A revision of the genus Glia (Apiaceae, tribe Heteromorpheae)

B. E. Van Wyk, P. M. Tilney, A. R. Magee

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3 Citations (Scopus)


The taxonomy of the hitherto monotypic, fynbos-endemic genus Glia Sond. is revised, together with a re-consideration of its generic circumscription. Recent field work has revealed and clarified the existence of two new species, herein described as G. decidua B-E.van Wyk and G. pilulosa B-E.van Wyk. Both are summer-deciduous geophytes (growing at low elevations in clay or limestone) that are clearly related to the well-known G. prolifera (an evergreen pyrophyte found in sandy soils, mostly at higher elevations). The genus Glia differs from the closely related Anginon Raf. in the geophytic habit with a single, tuberous root (woody shrubs or shrublets in Anginon), the predominantly unbranched flowering stems arising from a short woody collar above the tuber (stems usually much-branched above ground level in Anginon), with basal rosettes of leaves (mature leaves cauline and crowded towards the branch ends in Anginon) and with cauline leaves (if present) strongly reduced in size (not reduced in Anginon). Furthermore, the leaves are sparsely and minutely hairy, at least along the margins or veins below (totally glabrous in Anginon) and the petioles have medullary vascular bundles (absent in Anginon except in seedlings or juvenile leaves). Anginon species are evergreen shrubs or shrublets with persistent leaves borne on woody branches but some of them (e.g. A. verticillata) may lose their leaves under extreme drought conditions in summer.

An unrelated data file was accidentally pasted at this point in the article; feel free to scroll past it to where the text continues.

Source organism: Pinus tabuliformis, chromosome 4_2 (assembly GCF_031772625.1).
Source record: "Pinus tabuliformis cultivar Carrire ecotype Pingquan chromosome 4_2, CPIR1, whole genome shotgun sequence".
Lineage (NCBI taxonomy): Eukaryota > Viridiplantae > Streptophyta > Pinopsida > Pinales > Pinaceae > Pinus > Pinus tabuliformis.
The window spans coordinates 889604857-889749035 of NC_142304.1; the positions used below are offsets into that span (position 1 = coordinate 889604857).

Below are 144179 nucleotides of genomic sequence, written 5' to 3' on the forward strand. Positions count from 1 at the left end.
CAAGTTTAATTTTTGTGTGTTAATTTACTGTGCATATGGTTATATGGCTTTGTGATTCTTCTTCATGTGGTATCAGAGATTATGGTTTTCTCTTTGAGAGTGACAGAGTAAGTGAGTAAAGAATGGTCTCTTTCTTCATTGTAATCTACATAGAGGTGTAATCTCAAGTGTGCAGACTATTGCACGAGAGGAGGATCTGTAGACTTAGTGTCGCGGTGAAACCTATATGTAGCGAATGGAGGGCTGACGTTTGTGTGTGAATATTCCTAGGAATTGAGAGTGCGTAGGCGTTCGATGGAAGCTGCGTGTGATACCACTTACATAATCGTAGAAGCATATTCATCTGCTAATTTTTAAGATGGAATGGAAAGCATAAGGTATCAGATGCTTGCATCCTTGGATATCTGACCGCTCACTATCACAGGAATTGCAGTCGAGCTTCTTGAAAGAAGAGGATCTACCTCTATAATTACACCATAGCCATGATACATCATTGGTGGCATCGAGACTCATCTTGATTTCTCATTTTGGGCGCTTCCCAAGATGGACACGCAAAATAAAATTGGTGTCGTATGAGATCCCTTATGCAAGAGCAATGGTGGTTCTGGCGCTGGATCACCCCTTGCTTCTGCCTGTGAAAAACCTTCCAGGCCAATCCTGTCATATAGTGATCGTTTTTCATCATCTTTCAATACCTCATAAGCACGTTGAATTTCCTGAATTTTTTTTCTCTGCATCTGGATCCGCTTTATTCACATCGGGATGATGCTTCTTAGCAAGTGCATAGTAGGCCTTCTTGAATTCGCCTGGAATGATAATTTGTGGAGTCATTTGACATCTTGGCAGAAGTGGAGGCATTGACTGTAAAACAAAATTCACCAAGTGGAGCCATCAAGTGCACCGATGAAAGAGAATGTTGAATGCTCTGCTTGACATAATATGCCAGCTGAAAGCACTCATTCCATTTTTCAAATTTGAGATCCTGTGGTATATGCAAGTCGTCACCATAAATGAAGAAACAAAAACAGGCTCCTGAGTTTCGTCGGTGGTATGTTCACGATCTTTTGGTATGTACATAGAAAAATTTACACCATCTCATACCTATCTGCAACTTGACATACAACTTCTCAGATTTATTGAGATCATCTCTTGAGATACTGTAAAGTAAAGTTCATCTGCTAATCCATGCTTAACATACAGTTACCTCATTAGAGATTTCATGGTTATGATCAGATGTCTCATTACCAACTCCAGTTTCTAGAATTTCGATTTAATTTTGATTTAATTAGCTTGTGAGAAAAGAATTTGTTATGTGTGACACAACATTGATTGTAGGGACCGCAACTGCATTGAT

Original languageEnglish
Pages (from-to)259-271
Number of pages13
JournalSouth African Journal of Botany
Issue number2
Publication statusPublished - Apr 2010


  • Apiaceae
  • Cape floristic region
  • Generic delimitation
  • New species
  • South Africa
  • Taxonomy

ASJC Scopus subject areas

  • Plant Science


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